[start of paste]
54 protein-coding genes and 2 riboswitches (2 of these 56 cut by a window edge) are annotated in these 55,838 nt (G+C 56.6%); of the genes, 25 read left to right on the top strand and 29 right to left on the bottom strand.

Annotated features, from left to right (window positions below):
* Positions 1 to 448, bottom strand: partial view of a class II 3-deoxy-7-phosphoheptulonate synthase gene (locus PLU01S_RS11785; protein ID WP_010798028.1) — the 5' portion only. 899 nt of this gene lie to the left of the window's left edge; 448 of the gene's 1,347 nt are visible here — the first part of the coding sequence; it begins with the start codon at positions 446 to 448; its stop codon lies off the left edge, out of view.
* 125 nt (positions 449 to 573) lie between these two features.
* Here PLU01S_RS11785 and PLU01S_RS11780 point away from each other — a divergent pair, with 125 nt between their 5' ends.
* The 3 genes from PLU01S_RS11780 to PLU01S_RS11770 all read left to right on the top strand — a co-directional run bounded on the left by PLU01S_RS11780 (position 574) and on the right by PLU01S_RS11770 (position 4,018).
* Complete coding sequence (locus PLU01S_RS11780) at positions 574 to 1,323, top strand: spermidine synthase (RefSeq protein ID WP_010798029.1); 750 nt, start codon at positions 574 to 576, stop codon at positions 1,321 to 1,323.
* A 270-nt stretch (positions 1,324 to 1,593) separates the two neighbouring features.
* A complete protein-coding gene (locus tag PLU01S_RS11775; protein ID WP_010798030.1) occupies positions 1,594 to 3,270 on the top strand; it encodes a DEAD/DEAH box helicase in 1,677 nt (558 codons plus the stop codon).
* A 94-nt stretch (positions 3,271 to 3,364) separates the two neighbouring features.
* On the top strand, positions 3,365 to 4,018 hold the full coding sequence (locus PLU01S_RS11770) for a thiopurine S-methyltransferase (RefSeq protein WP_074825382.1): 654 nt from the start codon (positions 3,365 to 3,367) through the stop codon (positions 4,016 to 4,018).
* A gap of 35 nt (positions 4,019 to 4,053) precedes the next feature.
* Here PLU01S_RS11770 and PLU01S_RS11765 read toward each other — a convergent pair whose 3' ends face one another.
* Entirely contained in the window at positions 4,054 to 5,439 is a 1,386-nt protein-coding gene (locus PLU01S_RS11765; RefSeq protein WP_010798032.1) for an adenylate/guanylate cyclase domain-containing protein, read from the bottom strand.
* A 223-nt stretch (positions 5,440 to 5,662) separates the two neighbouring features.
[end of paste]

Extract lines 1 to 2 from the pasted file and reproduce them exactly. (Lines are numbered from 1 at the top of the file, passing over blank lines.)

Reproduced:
54 protein-coding genes and 2 riboswitches (2 of these 56 cut by a window edge) are annotated in these 55,838 nt (G+C 56.6%); of the genes, 25 read left to right on the top strand and 29 right to left on the bottom strand.

Annotated features, from left to right (window positions below):